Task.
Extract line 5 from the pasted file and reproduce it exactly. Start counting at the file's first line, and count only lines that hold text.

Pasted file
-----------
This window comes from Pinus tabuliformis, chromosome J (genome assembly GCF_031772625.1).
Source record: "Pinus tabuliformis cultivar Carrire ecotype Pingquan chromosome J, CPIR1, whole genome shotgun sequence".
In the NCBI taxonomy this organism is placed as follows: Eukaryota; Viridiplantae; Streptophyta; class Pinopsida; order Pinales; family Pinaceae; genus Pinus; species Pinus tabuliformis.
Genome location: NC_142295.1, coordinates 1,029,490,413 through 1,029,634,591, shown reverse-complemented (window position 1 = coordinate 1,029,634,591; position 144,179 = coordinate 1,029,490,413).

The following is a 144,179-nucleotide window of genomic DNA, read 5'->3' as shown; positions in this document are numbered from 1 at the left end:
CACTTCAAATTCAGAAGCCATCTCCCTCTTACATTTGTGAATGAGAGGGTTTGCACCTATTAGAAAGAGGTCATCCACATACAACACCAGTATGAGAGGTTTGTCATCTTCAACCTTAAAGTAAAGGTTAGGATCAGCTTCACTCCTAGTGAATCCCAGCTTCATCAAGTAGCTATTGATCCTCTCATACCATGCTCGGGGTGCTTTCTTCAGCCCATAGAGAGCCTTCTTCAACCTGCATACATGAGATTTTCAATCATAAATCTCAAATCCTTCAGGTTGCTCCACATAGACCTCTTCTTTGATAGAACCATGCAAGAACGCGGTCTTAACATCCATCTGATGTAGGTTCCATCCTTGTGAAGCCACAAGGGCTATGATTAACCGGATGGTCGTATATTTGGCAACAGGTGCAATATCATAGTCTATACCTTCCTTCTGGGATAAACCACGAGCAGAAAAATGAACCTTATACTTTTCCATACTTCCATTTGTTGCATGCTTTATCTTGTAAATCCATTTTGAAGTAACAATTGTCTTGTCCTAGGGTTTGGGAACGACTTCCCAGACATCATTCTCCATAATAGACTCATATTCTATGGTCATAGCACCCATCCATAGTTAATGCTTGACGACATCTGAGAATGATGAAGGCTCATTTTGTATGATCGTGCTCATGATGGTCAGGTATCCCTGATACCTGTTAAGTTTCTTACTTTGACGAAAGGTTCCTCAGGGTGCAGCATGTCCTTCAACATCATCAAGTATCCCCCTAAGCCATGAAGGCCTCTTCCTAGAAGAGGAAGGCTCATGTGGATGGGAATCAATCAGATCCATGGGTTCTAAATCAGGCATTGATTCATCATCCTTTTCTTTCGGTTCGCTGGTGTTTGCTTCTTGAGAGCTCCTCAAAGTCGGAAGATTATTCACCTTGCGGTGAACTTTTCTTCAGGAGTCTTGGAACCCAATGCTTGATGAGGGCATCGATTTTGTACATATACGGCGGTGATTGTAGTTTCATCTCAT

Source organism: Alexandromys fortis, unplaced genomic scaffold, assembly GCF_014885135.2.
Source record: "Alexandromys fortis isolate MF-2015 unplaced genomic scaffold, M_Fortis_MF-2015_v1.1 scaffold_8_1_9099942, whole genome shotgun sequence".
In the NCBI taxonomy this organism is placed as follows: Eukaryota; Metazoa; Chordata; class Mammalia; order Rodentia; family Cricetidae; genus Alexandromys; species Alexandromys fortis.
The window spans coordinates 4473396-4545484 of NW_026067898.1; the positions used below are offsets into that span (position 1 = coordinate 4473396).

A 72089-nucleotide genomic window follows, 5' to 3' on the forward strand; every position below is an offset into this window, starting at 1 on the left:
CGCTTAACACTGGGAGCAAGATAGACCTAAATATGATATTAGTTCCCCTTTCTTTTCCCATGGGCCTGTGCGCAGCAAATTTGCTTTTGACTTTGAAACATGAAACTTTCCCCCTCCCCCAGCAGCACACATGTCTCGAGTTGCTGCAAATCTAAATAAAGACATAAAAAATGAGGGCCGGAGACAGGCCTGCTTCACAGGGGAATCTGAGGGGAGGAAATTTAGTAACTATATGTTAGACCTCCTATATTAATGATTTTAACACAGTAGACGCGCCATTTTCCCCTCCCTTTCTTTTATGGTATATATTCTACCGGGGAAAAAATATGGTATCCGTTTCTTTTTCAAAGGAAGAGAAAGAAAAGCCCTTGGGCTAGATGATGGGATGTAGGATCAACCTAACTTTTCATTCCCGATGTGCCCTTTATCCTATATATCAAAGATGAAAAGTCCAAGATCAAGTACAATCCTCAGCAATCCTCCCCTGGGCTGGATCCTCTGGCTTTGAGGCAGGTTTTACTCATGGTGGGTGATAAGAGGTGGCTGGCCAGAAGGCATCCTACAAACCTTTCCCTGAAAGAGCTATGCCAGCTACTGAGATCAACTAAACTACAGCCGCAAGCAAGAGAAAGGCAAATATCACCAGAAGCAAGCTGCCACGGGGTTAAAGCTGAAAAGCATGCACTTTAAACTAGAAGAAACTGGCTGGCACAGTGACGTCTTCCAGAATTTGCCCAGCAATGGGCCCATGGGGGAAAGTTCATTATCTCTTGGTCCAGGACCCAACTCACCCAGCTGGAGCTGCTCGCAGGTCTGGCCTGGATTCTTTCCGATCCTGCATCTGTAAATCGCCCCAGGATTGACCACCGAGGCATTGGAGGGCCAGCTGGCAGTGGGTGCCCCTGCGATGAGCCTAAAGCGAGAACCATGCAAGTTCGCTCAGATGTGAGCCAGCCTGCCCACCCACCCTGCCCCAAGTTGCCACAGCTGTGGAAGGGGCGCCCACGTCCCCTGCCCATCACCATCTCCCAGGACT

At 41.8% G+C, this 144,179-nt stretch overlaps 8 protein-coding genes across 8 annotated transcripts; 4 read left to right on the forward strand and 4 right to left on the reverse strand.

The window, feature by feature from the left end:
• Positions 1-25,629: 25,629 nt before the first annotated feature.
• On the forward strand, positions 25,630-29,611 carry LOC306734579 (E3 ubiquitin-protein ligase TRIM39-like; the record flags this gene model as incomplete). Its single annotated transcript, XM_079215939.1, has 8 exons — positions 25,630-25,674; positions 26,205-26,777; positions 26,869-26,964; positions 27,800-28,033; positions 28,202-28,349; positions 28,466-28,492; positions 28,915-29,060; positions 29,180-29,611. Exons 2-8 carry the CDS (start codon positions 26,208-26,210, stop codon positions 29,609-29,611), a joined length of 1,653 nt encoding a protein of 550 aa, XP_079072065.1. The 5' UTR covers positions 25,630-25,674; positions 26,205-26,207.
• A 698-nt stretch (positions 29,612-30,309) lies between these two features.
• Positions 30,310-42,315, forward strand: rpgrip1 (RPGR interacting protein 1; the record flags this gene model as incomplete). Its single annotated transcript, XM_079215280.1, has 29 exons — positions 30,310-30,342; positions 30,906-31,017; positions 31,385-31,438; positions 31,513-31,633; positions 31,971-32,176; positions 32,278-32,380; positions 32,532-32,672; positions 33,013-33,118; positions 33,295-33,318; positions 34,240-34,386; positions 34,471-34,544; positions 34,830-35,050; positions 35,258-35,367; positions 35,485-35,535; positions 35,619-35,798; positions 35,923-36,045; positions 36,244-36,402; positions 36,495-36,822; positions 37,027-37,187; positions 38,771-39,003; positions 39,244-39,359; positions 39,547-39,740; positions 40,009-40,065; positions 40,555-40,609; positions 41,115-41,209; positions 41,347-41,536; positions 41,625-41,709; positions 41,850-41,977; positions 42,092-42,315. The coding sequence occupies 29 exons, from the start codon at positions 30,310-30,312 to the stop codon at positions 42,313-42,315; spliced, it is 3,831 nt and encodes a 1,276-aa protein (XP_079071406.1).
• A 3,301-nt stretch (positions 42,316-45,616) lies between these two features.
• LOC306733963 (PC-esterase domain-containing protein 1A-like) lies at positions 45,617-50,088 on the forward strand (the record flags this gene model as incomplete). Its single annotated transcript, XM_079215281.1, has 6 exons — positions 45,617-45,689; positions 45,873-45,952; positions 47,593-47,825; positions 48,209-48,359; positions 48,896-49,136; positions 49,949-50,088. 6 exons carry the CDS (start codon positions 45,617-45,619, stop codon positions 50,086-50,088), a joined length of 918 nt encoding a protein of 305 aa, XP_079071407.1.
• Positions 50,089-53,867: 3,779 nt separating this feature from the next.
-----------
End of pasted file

The following is a 144,179-nucleotide window of genomic DNA, read 5'->3' as shown; positions in this document are numbered from 1 at the left end: